Tuesday, September 25, 2007

Motto of the Day

"Your incompetence does not dictate my sense of urgency."

Thursday, September 20, 2007

Ahrrrr Maties!

It be International Talk Like A Pirate Day!

Avast ye landlubbers!

Wednesday, September 19, 2007

Shameless Emotional Manipulation

The last thing I'd expect from a computer game.

Elite Beat Agents is the Nintendo DS Lite version of Dance Dance Revolution. They give you a song, and make you tap the beat out in a stylus. The storyline (if you can call it one) is that you're an agent that uses the music to inspire people in need. For most part, the scenarios they give in Elite Beat Agents is kinda kooky - there's a particularly hilarious one where the scenario is an obvious parody of Paris and Nicole stranded on a deserted island.

There is one in particular that stands out, and here it is.

I is a beeg sucker for sob stories. I was practically swearing by the end of the intro to complete this scenario no matter what.

I finished it in 15 minutes of course, so I thought I'd share it with you guys. The video is obviously not me, but something I found on youtube.

Monday, September 17, 2007

There Comes A Time....

.....when you realise that good intentions are merely a candy shell for cruel action. That, despite hard-won lessons, humans would rather make the same mistake over and over instead of learning from them. That we are trapped in our own worlds, and ne'er the twain shalt meet.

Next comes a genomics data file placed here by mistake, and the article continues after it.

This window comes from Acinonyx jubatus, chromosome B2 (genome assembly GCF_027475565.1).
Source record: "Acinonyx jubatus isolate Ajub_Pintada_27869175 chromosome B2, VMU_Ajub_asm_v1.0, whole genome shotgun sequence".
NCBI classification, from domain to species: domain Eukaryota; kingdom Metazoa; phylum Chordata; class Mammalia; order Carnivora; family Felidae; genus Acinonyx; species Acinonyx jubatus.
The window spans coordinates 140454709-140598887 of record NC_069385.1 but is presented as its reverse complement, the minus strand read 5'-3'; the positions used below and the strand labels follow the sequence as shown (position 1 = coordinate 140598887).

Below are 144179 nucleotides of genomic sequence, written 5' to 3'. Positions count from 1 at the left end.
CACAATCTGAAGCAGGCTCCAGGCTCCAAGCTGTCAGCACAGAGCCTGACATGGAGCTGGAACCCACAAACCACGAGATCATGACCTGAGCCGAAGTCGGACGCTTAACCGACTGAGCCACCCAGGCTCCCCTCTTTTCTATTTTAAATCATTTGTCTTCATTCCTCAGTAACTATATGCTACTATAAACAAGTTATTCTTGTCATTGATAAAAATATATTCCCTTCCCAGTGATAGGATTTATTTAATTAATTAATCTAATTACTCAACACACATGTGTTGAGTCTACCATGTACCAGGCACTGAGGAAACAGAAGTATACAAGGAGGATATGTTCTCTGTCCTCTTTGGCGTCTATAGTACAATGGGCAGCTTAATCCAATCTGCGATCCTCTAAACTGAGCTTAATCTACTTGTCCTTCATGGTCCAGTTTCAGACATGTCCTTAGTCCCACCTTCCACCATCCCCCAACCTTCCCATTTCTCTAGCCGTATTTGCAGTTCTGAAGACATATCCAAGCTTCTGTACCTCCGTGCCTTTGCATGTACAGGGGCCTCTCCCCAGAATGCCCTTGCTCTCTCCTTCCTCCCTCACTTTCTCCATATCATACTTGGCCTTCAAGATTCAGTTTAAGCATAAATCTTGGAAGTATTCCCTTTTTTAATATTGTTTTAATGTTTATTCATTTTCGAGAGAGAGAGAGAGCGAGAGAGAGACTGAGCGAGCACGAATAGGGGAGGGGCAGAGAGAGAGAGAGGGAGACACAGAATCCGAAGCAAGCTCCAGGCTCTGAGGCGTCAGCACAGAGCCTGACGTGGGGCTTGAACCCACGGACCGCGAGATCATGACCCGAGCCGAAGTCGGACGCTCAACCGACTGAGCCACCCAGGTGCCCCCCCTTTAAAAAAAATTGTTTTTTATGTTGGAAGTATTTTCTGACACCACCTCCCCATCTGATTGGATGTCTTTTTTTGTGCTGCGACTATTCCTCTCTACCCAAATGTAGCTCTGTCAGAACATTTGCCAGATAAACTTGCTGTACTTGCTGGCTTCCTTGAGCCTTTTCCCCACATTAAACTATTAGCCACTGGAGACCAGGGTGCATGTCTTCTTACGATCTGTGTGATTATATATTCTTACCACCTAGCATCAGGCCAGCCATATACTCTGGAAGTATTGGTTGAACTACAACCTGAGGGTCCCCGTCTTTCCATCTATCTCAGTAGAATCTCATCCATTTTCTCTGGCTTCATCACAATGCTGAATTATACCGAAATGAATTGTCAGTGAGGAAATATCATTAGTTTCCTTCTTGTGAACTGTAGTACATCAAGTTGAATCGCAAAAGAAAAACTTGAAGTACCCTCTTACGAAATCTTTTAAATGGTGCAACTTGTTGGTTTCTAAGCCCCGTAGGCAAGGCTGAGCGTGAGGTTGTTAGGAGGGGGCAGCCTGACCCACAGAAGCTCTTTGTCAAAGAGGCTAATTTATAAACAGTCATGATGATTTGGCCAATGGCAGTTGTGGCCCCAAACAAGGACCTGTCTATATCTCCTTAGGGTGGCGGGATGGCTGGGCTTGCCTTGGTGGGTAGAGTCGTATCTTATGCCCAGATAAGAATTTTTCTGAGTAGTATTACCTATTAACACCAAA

....when you realise that you are the only one who realises that there are many worlds, but only one true world. That others would rather be honest to you than honest to themselves. That what they say is entirely truthful, but dishonest because they are incapable of being honest with themselves.

I am constantly amazed by the capacity by which people are capable of deceiving themselves, and am utterly helpless in the face of such deceit.

What do you do then? Deny or accept? Be sad in your honesty or happy in a lie?

I only wish I knew.

Friday, September 14, 2007

Witnessed in Bangkok

I just saw a pre-op transgendered gentlemen carrying a Prada handbag (!) freak the hell out of two Japanese businessmen simply by being in close proximity to them.

I love Bangkok. :)

Thursday, September 13, 2007

Off to Bangkok

Back on Friday late night, then off to another swordfighting seminar. Take care.

Wednesday, September 12, 2007

Facebook Ettiquette

I've discovered that...

  • Blinkymummy is a friend's cousin, and I know another cousin from my debating days.
  • I may have gone to school with Tym's brother, but I'm not sure.
  • Shyue Chou knows one of my AC Drama juniors.
  • Shianux knows another of my AC Drama juniors.
  • A lawyer I've used in a recent case is a 2nd degree contact, friend of an old JC buddy.
  • Willie and a JC friend were neighbours in England.
This brings about an interesting question. What do I do for 2nd degree contacts that I know but not that well? In at least one case, I only know that person in her professional capacity but am close friends with our friend-in-common. In another case, I know the 2nd degree contact, but it's been years since we've spoken.

Decisions, decisions.

Monday, September 10, 2007

Sticks and Bones

I took a solid whack across the ribs on Sunday sparring against Andy with the singlestick. It left a welt across my ribs that's rapidly forming into a stick-shaped bruise.

Sunday was a set of fairly casual training. I think Chris figured that a lot of us were starting to burn out and set us on singlestick training instead. For the uninitiated, singlestick is essentially a stick shaped like a rapier. I think it's the transition point between actual duelling and modern sport fencing but I could be wrong.

After some basic footwork and working on some basic "protects", Chris set the senior class off to do some sparring on their own. There were only three takers, Tome, Andy and myself.